one thing I did like was no friction loss calculations. It doesn't figure for calfs. As for GPM with calfs who knows yet we pump it at 120 - 130 on the discharge.

  12. #12
    MembersZone Subscriber plisken's Avatar
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    Default plisken

    Just looked at the tip POK 15/16

  13. #13
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    plisken: When you start to flow water through the 1 3/4 hose line do you simply just open your discharge valve to full travel? Your foam system should have a digital display and allow you to see how many GPM's your putting out, try it with only one atttack line out and adjust your flow to about 70 GPM.Next how many attack line are you using with the compresed air/foam at the same time, if it's more than 2 you might be over the systems capacity. And is your engine in your apparatus a Cummins? Good Luck Ed....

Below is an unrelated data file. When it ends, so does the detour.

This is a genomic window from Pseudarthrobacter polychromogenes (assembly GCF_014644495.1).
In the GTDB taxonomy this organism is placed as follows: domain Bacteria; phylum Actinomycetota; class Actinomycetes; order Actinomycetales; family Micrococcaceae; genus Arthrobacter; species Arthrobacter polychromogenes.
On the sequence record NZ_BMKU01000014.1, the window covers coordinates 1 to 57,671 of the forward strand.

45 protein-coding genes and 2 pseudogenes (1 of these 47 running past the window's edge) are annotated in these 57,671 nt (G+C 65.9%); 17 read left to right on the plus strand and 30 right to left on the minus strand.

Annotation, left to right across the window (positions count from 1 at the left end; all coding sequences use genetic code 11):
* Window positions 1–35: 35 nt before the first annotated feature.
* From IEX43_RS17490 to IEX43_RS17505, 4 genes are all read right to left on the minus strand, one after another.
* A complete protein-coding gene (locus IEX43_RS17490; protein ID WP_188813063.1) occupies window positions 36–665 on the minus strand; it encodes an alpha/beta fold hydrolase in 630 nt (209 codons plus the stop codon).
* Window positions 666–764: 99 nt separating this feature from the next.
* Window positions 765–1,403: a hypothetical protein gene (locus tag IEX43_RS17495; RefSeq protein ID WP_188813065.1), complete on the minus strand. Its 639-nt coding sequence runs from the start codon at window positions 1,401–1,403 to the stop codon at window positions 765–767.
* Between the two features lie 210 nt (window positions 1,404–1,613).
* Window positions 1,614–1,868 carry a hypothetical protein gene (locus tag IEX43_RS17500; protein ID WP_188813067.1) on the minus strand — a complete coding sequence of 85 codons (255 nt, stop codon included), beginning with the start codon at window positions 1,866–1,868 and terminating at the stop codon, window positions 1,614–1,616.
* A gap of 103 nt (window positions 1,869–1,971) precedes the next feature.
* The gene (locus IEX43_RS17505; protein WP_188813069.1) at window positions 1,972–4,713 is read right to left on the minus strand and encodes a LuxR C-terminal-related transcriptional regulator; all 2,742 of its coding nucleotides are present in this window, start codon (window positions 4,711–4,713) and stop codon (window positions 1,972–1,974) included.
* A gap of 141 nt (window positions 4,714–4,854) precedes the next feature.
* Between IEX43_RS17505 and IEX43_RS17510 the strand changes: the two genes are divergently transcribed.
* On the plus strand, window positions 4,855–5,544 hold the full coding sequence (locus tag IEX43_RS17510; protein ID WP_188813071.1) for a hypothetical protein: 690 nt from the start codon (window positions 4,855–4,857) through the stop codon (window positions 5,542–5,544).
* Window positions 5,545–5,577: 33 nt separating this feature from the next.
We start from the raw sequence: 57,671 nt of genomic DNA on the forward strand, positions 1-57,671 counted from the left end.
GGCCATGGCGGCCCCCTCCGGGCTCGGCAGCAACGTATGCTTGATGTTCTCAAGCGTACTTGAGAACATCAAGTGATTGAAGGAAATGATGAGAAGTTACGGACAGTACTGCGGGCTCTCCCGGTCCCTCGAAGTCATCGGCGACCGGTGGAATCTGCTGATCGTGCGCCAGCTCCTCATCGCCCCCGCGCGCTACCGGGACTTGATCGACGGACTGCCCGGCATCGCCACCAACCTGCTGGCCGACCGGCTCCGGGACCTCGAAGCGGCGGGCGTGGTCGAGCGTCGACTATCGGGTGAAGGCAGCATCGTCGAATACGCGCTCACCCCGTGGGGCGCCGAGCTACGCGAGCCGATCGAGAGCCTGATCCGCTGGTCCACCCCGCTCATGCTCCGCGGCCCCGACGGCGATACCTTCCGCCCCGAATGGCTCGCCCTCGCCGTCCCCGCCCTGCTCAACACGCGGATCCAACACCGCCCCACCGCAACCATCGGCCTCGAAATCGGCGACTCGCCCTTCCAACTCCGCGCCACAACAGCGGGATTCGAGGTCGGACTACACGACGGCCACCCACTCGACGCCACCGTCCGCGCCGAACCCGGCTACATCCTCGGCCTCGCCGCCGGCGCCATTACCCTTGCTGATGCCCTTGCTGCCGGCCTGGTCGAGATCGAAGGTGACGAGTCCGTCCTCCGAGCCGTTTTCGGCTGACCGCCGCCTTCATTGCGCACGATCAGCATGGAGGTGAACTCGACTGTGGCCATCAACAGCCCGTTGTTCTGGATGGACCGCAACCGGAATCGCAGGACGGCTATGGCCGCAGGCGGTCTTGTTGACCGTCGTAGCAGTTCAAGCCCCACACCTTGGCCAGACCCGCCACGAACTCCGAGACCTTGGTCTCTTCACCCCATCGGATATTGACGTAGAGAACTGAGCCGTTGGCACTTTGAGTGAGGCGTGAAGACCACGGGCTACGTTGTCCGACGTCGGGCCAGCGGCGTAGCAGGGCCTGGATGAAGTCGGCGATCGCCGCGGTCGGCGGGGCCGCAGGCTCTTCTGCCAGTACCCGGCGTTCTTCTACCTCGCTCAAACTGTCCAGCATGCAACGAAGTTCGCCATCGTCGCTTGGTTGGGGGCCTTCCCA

14. #14
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    Thumbs up

    Dutchie
    We are currently running A Waterous eclips CAFs system with a 200 cfm compressor.
    The advantages that we have found include less water useage for knock down which means less water damage. better penatration,
    Superior knock down on large fires.
    Better Visibility on interior attack. dose not tend to invert gas layers,lighter lines, longer reach, no friction loss so we can use longer line at lower presures, easy exposure protection, wildland fire lines,
    We flow about 120gpm on the 13/4 lines and 200gpmon the 21/2.
    We went with a good quality hose that limits kinking and have found that not to be a major problem with the good hose, cheaper hose can be a problem
    Right now we are specing another engine with CAFs,
    Its a big investment that has been worth it for our dept.